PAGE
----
In recent years, thousands of men have received hormone replacement therapy for Low-T syndrome, but lawsuit preparations around the country are revealing just how dangerous this kind of treatment can be. Doctors do agree that this treatment can offer some benefits to men who suffer from hypogonadism, but many medical professionals fear that aggressive and exaggerated marketing have convinced healthy men to opt for it. This is especially concerning because the therapy can have deadly side effects that are only beginning to be understood.
What are the risks associated with testosterone supplement therapy?
The hormone is usually delivered orally or through patches attached to the skin. The idea is to give small amounts of the hormone over time, subtly raising the concentration of testosterone in the body. In men with depressed levels of testosterone, the treatment can help improve mood and sexual drive. However, many men, including younger men with no signs of hypogonadism, are taking hormone supplements thinking it will improve sexual and athletic performance. Pharmaceutical companies are taking advantage of this with vague advertising and encouraging doctors to prescribe the supplements even when a patient is not suffering from Low-T syndrome. A lawsuit may be filed against a doctor who takes this kind of dangerous approach with the patient.
This is a problem, because several studies have discovered serious cardiovascular complications associated with long-term hormone replacement therapy. The first study to garner attention outside of the medical community was produced in 2010 by the Boston College of Medicine and published in The New England Journal of Medicine. The study was one of the first to observe the effects of testosterone supplements on men, and followed 200 men separated into two groups, a control group and a group of men who were administered the therapy. Although it operated using a small sample, the study determined that men receiving the therapy were at a much higher risk of experiencing severe cardiac events, like stroke, heart attack or congestive heart disease. The risk was so much higher, in fact, that researchers abandoned the study due to safety concerns.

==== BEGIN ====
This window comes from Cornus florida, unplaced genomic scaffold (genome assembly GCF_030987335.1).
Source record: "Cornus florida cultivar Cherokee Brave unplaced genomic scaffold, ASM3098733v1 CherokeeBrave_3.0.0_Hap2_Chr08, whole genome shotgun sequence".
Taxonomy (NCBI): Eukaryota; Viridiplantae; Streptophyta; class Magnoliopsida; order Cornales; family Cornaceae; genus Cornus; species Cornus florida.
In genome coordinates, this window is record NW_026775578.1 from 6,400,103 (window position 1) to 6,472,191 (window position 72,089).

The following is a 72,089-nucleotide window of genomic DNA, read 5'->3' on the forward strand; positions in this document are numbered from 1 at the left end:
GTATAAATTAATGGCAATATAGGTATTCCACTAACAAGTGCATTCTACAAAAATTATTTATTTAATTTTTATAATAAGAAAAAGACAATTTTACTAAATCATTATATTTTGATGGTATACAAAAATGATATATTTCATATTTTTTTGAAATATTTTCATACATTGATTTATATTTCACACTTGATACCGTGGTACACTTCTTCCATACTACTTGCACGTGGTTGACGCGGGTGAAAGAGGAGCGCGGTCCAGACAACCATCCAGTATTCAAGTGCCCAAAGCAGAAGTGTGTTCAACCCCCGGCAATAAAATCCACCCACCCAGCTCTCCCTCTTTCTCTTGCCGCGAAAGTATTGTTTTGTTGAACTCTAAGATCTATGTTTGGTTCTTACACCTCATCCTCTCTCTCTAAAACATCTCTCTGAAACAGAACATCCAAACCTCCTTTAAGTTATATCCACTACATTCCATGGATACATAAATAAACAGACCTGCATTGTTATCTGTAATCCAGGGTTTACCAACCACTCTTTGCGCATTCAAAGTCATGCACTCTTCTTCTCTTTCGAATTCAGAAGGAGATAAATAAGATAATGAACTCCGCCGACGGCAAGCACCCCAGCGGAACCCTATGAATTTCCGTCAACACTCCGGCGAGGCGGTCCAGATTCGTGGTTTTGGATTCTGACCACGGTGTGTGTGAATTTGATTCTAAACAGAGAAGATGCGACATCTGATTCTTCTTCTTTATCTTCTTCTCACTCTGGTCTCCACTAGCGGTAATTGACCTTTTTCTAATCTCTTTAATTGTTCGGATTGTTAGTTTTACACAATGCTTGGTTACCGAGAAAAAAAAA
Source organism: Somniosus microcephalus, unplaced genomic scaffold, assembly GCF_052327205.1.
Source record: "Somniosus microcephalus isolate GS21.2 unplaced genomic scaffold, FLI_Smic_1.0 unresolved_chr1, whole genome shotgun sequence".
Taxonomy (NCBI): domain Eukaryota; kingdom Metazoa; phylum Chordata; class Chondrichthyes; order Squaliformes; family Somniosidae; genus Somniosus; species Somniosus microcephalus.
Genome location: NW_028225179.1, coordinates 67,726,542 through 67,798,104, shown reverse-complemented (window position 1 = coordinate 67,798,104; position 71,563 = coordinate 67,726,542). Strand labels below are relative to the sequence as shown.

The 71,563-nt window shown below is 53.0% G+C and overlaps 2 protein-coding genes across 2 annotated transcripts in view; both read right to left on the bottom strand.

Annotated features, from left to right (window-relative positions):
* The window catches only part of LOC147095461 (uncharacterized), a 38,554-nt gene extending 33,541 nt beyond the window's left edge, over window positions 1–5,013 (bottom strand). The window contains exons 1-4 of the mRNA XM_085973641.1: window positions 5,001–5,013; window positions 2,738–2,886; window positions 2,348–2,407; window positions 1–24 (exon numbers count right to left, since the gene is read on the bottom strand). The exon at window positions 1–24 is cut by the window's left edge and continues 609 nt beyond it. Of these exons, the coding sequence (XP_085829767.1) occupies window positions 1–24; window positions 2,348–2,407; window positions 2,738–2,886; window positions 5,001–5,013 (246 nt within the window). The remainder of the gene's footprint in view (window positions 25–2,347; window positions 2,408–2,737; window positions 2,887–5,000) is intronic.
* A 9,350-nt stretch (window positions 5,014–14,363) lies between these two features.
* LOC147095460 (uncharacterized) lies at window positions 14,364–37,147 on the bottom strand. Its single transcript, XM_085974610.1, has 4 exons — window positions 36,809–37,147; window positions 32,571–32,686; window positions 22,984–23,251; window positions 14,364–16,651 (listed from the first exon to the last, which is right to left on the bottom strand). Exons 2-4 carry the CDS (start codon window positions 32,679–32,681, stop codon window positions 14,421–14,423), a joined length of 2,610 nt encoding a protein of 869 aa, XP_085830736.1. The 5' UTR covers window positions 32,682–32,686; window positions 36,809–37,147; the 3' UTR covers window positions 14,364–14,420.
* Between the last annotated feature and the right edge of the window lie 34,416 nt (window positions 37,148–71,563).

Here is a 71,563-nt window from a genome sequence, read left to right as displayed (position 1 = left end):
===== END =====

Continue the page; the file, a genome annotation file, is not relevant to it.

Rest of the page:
In 2013, these results were confirmed in a study published in The Journal of the American Medical Association. The study observed about 9,000 men who had recently received an angiography. Of these 9,000 men, around 1,200 were currently undergoing testosterone replacement therapy. Researchers checked in with the men regularly, and after several years of observation, the researchers found that the group of men receiving testosterone were six percent more likely to suffer major heart problems. The study concluded that testosterone replacement needs to be monitored for safety, and that doctors must examine their patients thoroughly prior to treatment to verify that they are indeed suffering from depressed hormone levels.
What should a patient do if their testosterone supplement causes heart problems?
Many men who have been harmed by their Low-T treatment have begun lawsuit preparations around the country, and more than 200 claims have already been filed against several supplement manufacturers. These claims cite the medical risks associated with the treatment and disingenuous marketing produced by pharmaceutical companies. Experts expect these claims to be settled, and the defendants to potentially pay out millions in damages.